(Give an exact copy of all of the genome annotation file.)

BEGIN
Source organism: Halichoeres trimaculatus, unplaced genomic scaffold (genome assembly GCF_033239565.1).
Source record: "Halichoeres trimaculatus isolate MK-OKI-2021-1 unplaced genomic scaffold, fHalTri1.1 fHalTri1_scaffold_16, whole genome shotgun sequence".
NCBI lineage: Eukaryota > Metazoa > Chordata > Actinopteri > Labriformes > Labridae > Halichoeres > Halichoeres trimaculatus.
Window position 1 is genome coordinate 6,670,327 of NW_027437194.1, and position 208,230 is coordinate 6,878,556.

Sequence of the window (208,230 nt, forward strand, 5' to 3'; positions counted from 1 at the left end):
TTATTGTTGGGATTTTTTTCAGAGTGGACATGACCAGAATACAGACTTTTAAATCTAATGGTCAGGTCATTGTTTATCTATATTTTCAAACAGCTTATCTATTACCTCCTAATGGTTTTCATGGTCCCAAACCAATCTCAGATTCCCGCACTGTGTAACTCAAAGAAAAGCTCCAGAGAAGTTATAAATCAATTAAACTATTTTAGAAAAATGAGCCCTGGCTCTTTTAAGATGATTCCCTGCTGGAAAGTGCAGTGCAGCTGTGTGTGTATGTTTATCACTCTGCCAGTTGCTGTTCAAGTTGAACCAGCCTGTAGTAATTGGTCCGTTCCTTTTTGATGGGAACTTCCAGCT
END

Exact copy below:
Source organism: Halichoeres trimaculatus, unplaced genomic scaffold (genome assembly GCF_033239565.1).
Source record: "Halichoeres trimaculatus isolate MK-OKI-2021-1 unplaced genomic scaffold, fHalTri1.1 fHalTri1_scaffold_16, whole genome shotgun sequence".
NCBI lineage: Eukaryota > Metazoa > Chordata > Actinopteri > Labriformes > Labridae > Halichoeres > Halichoeres trimaculatus.
Window position 1 is genome coordinate 6,670,327 of NW_027437194.1, and position 208,230 is coordinate 6,878,556.

Sequence of the window (208,230 nt, forward strand, 5' to 3'; positions counted from 1 at the left end):
TTATTGTTGGGATTTTTTTCAGAGTGGACATGACCAGAATACAGACTTTTAAATCTAATGGTCAGGTCATTGTTTATCTATATTTTCAAACAGCTTATCTATTACCTCCTAATGGTTTTCATGGTCCCAAACCAATCTCAGATTCCCGCACTGTGTAACTCAAAGAAAAGCTCCAGAGAAGTTATAAATCAATTAAACTATTTTAGAAAAATGAGCCCTGGCTCTTTTAAGATGATTCCCTGCTGGAAAGTGCAGTGCAGCTGTGTGTGTATGTTTATCACTCTGCCAGTTGCTGTTCAAGTTGAACCAGCCTGTAGTAATTGGTCCGTTCCTTTTTGATGGGAACTTCCAGCT